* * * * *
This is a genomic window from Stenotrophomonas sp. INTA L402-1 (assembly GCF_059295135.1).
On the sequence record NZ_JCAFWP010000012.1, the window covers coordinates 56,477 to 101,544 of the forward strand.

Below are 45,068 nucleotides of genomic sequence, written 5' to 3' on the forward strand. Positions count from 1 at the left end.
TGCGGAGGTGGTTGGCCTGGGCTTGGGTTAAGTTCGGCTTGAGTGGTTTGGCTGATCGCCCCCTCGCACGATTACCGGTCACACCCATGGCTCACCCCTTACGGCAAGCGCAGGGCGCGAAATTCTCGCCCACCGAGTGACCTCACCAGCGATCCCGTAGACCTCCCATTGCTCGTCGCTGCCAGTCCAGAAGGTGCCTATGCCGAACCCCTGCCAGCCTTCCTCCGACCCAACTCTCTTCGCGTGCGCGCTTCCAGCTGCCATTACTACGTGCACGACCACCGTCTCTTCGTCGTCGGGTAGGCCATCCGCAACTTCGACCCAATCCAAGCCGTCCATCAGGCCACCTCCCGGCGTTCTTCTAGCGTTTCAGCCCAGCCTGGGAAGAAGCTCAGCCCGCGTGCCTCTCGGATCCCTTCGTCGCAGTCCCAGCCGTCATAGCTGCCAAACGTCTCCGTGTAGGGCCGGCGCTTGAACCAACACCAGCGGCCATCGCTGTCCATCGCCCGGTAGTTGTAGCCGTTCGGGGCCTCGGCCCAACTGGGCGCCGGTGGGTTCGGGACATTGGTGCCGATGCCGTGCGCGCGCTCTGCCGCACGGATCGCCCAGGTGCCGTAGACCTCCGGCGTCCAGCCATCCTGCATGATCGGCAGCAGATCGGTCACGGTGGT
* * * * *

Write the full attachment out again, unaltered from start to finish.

This is a genomic window from Stenotrophomonas sp. INTA L402-1 (assembly GCF_059295135.1).
On the sequence record NZ_JCAFWP010000012.1, the window covers coordinates 56,477 to 101,544 of the forward strand.

Below are 45,068 nucleotides of genomic sequence, written 5' to 3' on the forward strand. Positions count from 1 at the left end.
TGCGGAGGTGGTTGGCCTGGGCTTGGGTTAAGTTCGGCTTGAGTGGTTTGGCTGATCGCCCCCTCGCACGATTACCGGTCACACCCATGGCTCACCCCTTACGGCAAGCGCAGGGCGCGAAATTCTCGCCCACCGAGTGACCTCACCAGCGATCCCGTAGACCTCCCATTGCTCGTCGCTGCCAGTCCAGAAGGTGCCTATGCCGAACCCCTGCCAGCCTTCCTCCGACCCAACTCTCTTCGCGTGCGCGCTTCCAGCTGCCATTACTACGTGCACGACCACCGTCTCTTCGTCGTCGGGTAGGCCATCCGCAACTTCGACCCAATCCAAGCCGTCCATCAGGCCACCTCCCGGCGTTCTTCTAGCGTTTCAGCCCAGCCTGGGAAGAAGCTCAGCCCGCGTGCCTCTCGGATCCCTTCGTCGCAGTCCCAGCCGTCATAGCTGCCAAACGTCTCCGTGTAGGGCCGGCGCTTGAACCAACACCAGCGGCCATCGCTGTCCATCGCCCGGTAGTTGTAGCCGTTCGGGGCCTCGGCCCAACTGGGCGCCGGTGGGTTCGGGACATTGGTGCCGATGCCGTGCGCGCGCTCTGCCGCACGGATCGCCCAGGTGCCGTAGACCTCCGGCGTCCAGCCATCCTGCATGATCGGCAGCAGATCGGTCACGGTGGT